a vast, diverse resource community
As Mount Vernon’s youngest learners, our MVLittles continue to blur the lines between school and the real world, they are discovering that our school is a vast, diverse resource community in and of itself. This year, our teachers sought out resources that were the closest to them, walking students to various sites on both campuses, and inviting members of our faculty and staff from different departments to share the well in the Preschool. Preschool and Early Learning Center (ELC) classes traveled to the Glenn Campus to explore the audience seating, lighting, and stage in the Black Box Theater, and visit the beekeeping project in the School’s apiary. While on Founders Campus, they zoomed in on bugs in the Science Lab, experimented with tools in Studio(i), and visited the stage in the Fellowship Hall to check out what is behind the curtain.
consulting from within
In addition to exploring alternate campus spaces, students interacted with various members of the Arts Department, Admissions Team, Brand/Communications Team, and Upper and Lower School Faculty, each of whom served as internal experts.
For example, the Young Fives class invited Admissions representatives Kirsten Beard and Sarah Garletts in to the classroom as users when investigating what they might be able to design to make the Courtyard space more inviting and playful. The students realized that they were not the only people who used the space, and knew that they needed to consult with others who would have some opinions. Kirsten Beard, Chief Admissions Officer, said “Sarah and I were honored to have been invited to be interviewed about the ways that guests engage on the courtyard. I like how they thought about what could help create an inviting environment as the first place that guests and prospective families see when they come to campus. We enjoyed hearing about their visit to MODA and are very excited about them integrating some of the ideas they saw in those exhibits, here on our campus.”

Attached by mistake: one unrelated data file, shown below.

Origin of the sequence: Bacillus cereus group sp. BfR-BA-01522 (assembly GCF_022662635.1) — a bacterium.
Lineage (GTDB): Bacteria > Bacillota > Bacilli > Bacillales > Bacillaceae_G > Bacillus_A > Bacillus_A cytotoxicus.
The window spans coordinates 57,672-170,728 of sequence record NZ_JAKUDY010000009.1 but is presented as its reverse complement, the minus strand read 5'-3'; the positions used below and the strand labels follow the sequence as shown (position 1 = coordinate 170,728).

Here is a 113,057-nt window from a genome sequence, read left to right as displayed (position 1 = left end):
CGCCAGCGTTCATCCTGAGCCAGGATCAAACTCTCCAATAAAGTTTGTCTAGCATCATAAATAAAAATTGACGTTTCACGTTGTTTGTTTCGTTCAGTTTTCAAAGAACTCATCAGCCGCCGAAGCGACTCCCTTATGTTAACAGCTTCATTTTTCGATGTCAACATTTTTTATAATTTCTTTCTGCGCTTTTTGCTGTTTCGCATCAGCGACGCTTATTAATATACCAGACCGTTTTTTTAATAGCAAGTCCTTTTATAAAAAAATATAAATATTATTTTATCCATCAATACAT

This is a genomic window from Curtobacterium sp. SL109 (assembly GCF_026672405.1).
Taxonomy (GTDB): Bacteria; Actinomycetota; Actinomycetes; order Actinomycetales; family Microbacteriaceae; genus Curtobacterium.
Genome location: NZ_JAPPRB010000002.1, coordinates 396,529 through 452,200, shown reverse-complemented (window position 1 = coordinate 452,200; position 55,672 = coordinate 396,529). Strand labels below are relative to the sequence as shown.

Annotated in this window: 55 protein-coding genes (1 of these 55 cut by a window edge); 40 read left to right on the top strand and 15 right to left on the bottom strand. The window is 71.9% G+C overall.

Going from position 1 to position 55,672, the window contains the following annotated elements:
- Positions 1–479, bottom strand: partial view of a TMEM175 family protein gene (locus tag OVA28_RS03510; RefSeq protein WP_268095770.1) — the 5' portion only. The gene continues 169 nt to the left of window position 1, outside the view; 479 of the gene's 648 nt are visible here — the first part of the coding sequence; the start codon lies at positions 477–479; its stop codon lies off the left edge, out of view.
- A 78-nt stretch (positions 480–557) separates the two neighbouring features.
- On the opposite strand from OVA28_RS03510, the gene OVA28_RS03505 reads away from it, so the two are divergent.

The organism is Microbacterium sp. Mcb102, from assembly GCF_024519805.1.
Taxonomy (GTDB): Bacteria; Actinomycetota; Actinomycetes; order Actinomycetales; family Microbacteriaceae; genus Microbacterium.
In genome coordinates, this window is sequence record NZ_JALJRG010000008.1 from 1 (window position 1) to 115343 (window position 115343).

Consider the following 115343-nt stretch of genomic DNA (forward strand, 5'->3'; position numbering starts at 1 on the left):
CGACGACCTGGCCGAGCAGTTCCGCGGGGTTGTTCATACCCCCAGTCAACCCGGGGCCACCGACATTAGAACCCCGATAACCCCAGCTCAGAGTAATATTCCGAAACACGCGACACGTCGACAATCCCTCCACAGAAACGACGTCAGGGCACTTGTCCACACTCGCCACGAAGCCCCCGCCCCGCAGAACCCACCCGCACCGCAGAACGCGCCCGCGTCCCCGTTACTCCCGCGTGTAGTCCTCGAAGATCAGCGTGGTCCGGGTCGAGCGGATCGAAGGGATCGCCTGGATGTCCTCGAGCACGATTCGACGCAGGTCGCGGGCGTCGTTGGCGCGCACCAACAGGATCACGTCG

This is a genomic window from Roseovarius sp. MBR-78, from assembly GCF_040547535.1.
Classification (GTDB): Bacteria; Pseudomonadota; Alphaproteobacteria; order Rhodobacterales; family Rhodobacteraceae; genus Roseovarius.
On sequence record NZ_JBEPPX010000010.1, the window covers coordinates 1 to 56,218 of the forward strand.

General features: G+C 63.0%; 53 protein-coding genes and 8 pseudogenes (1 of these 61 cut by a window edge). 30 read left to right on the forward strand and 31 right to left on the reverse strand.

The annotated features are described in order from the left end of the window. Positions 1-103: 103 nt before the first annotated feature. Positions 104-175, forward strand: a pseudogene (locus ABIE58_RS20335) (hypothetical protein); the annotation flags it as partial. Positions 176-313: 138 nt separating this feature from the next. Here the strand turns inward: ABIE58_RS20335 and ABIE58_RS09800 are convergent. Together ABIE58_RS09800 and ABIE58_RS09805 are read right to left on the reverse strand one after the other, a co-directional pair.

When our Early Pre-K students became interested in investigating Theater, Brittany Schmutzler and Matthew Neylon were able to consult with them on the use of costumes, wigs, makeup, props, and the magic of the stage in productions. Not only did they come to the classroom to talk with the students and answer their questions, they brought props and artifacts for the children to keep in their classroom and continue to investigate and integrate into their learning and play scenarios. They were also helpful in organizing some of the on (and just slightly off) campus trips that this group took. The students were able to visit the Black Box Theater, the stage in the Fellowship Hall and the Orbit Theater in the Providence Chapel.